Most of our federal and state legislators are elected from districts. Every ten years, state governments redraw district boundaries in a process known as redistricting. PlanScore promotes fairness in the redistricting process. We make it easy for policymakers and advocates to score new district maps and assess whether they’re fair or gerrymandered. We also provide access to the most comprehensive historical dataset of partisan gerrymandering ever assembled. As the 2021 redistricting cycle unfolds, PlanScore will collect and analyze new district plans, which you can view in our Library.
Gerrymandering is the process by which politicians draw voting maps to make it easier to get reelected. Through gerrymandering, a party is able to translate its votes into seats more efficiently than its opponent. Seats translate to legislative power and more control over the policies the government enacts.
Gerrymandering has been a practice in American elections nearly since the founding of the country. But in recent redistricting cycles, the accuracy of voter databases and mapping software has skyrocketed, leading to a trend of increasingly skewed maps in the states where politicians control district line drawing. One way to combat gerrymandering is through the creation of independent redistricting commissions, bodies separate from state legislatures that are responsible for drawing the districts. You can learn more about independent redistricting commissions in Campaign Legal Center's DemocracyU toolkit, and read the story of Nancy Wang, executive director of Voters Not Politicians, the group that spurred the creation of the Michigan Independent Redistricting Commission in 2018.
But first, in order to understand the impact of gerrymandering on our voting maps, we need to be able to measure it.
We use four distinct measures of partisan gerrymandering: the efficiency gap, partisan bias, the mean-median difference, and declination. All of these metrics are reliable when a state is competitive, but only the efficiency gap and declination should be trusted when one party predominates in a state.
Partisan gerrymandering is always carried out by cracking a party’s supporters among many districts, in which their preferred candidates lose by relatively narrow margins; and/or by packing a party’s backers in a few districts, in which their preferred candidates win by enormous margins. Both cracking and packing produce votes that are inefficient in the sense that they do not contribute to a candidate’s election. In the case of cracking, all votes cast for the losing candidate are inefficient. In the case of packing, all votes cast for the winning candidate, above the 50% (plus one) threshold needed for victory, are inefficient. The efficiency gap is calculated by taking one party’s total inefficient votes in an election, subtracting the other party’s total inefficient votes, and dividing by the total number of votes cast. It captures in a single number the extent to which district lines crack and pack one party’s voters more than the other party’s voters.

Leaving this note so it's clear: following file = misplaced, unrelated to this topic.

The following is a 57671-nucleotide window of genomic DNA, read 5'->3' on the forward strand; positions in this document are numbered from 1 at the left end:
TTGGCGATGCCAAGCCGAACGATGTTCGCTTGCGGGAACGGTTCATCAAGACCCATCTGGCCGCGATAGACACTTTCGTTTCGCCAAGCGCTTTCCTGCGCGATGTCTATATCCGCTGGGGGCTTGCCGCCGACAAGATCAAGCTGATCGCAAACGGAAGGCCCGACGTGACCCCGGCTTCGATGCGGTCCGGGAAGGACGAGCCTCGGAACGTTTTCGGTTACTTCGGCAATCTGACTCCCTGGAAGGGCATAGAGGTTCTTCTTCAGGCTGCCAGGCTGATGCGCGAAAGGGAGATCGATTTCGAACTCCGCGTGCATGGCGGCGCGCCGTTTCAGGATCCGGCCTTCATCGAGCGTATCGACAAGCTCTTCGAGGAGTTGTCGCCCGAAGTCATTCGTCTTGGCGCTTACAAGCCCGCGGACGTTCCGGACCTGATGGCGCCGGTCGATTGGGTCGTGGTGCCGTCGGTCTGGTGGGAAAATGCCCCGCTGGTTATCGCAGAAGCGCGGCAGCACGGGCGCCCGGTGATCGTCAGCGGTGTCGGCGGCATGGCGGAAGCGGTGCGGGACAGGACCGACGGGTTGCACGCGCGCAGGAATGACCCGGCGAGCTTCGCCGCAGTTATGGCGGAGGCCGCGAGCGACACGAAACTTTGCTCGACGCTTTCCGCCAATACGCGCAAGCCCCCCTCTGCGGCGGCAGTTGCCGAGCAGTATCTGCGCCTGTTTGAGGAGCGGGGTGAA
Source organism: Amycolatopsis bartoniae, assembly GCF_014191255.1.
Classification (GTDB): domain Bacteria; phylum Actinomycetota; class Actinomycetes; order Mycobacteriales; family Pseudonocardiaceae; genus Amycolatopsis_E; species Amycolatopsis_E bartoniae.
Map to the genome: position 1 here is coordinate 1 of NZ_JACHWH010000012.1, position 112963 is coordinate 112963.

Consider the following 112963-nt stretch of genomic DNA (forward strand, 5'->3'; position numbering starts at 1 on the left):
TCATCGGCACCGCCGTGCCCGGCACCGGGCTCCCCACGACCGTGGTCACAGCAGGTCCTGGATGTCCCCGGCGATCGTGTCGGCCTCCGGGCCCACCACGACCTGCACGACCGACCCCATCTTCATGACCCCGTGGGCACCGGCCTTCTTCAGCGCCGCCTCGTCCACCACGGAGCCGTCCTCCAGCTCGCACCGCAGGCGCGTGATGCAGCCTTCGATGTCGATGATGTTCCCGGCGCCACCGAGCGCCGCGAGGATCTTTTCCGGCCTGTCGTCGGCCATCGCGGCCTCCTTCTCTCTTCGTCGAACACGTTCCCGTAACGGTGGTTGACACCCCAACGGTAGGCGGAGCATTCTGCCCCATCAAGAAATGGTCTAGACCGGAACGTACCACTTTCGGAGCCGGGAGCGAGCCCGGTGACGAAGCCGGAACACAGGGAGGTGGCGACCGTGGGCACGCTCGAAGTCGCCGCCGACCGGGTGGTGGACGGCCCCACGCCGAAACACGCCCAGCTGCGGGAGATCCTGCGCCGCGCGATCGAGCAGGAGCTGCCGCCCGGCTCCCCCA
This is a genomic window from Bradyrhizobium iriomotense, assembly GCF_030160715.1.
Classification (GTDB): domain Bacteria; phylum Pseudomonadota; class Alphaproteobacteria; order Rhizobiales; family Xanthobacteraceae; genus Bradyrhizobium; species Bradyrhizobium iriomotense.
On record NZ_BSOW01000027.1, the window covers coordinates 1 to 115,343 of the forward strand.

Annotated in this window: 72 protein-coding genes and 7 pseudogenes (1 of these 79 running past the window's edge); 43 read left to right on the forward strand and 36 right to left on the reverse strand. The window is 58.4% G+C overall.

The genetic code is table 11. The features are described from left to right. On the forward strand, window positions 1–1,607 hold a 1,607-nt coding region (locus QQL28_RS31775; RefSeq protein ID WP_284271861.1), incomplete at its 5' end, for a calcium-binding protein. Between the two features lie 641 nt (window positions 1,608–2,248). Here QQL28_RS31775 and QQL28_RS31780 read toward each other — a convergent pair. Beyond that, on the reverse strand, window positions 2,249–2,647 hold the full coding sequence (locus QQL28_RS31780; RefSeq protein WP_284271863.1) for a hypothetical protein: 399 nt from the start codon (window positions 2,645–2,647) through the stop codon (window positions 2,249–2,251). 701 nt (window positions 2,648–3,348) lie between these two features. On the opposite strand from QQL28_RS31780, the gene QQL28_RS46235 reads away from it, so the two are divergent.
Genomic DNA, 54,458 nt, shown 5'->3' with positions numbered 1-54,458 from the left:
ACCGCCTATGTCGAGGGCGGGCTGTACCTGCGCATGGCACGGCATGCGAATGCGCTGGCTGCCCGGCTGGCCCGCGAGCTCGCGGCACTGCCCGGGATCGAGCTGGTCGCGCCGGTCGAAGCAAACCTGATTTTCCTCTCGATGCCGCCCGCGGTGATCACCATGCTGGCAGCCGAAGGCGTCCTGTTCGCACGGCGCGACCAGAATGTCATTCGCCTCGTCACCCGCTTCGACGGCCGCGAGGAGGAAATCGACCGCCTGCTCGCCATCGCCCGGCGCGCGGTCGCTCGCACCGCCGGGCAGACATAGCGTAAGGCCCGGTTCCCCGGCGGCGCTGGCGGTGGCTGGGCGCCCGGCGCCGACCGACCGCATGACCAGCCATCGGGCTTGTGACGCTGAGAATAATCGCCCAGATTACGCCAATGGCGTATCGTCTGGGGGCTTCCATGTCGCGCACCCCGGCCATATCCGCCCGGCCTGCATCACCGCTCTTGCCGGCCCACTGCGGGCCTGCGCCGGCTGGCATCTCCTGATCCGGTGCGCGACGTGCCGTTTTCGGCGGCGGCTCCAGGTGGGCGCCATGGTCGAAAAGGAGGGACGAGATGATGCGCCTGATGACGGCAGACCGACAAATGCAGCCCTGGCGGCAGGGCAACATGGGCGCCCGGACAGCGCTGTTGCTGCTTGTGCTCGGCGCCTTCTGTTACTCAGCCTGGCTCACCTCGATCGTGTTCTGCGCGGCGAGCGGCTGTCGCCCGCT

Partisan bias is the difference between each party’s seat share and 50% in a hypothetical, perfectly tied election. For example, if a party would win 55% of a plan’s districts if it received 50% of the statewide vote, then the plan would have a bias of 5% in this party’s favor. To calculate partisan bias, the observed vote share in each district is shifted by the amount necessary to simulate a tied statewide election. Each party’s seat share in this hypothetical election is then determined. The difference between each party’s seat share and 50% is partisan bias.
The mean-median difference is a party’s median vote share minus its mean vote share, across all of a plan’s districts. For example, if a party has a median vote share of 45% and a mean vote share of 50%, then the plan has a mean-median difference of 5% against this party. When the mean and the median diverge significantly, the district distribution is skewed in favor of one party and against its opponent. Conversely, when the mean and the median are close, the district distribution is more symmetric.
A gerrymander designs districts with the win/loss threshold in mind, to ensure that more districts of the favored party end up on the winning side of the threshold. A neutral map designs districts for other reasons, and does not treat the win/loss threshold as special. The declination metric treats threshold-related asymmetry in the distribution of votes across districts as indicative of partisan gerrymandering.